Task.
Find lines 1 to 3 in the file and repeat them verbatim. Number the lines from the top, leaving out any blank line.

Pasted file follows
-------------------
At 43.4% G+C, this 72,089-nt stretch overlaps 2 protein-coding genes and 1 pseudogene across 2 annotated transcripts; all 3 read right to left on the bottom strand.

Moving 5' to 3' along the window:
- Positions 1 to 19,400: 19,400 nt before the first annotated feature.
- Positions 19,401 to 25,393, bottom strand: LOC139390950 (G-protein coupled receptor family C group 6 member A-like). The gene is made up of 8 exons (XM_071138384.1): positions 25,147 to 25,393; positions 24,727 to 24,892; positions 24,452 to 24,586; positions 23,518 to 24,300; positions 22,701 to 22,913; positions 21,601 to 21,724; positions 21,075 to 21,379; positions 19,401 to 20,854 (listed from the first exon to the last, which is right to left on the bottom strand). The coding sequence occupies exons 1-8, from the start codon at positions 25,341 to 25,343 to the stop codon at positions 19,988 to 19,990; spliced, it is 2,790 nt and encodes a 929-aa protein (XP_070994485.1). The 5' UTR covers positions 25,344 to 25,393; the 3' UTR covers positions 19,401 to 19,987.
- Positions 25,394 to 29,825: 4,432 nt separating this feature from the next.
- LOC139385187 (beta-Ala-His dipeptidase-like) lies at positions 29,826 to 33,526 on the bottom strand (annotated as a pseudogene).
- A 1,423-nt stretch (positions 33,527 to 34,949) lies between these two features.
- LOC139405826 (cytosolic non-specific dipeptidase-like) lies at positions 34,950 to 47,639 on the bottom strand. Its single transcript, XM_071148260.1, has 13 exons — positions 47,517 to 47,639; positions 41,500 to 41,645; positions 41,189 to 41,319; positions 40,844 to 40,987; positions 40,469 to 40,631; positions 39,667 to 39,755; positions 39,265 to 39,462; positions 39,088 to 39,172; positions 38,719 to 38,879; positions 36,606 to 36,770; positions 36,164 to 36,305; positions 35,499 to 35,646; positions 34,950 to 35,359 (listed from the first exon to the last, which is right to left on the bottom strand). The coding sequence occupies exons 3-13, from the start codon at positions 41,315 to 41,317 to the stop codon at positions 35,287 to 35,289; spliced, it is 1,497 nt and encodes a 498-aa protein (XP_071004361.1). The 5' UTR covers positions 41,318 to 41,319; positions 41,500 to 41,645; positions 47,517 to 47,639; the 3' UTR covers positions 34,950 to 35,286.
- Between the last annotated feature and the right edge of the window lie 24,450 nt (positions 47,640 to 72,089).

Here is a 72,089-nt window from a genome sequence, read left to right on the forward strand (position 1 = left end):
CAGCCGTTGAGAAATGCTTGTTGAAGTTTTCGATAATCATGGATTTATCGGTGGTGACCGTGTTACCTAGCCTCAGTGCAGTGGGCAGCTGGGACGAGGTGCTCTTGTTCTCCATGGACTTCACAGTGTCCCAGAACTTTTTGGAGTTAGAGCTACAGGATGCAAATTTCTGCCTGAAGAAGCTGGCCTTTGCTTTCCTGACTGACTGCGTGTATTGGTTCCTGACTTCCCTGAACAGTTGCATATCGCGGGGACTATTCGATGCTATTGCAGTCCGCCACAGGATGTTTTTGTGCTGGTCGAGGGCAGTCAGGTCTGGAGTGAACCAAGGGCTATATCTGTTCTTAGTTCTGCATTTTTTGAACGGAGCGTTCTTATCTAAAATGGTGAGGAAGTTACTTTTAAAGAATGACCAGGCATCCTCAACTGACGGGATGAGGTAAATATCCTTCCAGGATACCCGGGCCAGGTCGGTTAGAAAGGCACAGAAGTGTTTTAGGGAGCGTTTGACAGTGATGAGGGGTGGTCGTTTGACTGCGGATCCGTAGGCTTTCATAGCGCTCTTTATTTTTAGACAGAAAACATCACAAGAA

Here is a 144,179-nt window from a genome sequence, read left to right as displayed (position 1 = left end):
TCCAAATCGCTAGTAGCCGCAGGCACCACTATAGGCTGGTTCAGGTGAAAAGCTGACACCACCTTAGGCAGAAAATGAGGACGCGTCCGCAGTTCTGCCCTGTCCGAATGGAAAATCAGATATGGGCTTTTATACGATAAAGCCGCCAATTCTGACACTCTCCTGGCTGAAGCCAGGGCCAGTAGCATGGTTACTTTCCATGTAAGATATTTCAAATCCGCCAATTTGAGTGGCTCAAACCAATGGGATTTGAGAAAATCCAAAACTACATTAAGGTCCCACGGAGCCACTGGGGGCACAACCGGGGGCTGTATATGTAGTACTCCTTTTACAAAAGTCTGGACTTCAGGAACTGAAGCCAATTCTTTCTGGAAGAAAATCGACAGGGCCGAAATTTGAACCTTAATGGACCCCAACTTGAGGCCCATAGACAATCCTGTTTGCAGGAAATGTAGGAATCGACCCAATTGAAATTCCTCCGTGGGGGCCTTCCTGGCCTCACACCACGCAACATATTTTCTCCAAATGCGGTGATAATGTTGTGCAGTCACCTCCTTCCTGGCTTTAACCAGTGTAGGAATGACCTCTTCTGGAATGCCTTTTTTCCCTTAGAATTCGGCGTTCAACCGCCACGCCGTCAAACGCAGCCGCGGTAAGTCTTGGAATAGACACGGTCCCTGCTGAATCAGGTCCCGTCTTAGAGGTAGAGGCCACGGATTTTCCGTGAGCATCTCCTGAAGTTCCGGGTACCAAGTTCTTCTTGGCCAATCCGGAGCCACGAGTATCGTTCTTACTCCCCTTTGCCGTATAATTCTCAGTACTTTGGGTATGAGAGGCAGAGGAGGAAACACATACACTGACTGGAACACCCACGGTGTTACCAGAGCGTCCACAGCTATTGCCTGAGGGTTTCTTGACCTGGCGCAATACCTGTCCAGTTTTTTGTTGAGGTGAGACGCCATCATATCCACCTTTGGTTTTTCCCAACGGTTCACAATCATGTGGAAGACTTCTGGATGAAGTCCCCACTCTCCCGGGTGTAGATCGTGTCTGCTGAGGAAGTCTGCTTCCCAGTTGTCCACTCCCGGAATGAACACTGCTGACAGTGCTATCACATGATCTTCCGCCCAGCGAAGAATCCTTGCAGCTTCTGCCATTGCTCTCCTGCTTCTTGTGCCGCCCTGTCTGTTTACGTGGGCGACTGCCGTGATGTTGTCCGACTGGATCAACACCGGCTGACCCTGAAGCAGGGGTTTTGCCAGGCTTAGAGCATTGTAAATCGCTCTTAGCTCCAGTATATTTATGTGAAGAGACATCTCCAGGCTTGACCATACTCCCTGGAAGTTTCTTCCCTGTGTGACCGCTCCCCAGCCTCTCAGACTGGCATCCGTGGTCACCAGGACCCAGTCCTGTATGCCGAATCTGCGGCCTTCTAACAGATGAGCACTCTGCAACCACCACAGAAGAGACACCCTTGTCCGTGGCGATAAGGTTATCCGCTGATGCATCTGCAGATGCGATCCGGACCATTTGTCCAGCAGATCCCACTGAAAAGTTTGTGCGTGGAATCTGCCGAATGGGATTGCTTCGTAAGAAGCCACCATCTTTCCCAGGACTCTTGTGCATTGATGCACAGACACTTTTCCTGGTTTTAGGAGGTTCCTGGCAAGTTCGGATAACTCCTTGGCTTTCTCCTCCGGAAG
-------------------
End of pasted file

At 43.4% G+C, this 72,089-nt stretch overlaps 2 protein-coding genes and 1 pseudogene across 2 annotated transcripts; all 3 read right to left on the bottom strand.

Moving 5' to 3' along the window:
- Positions 1 to 19,400: 19,400 nt before the first annotated feature.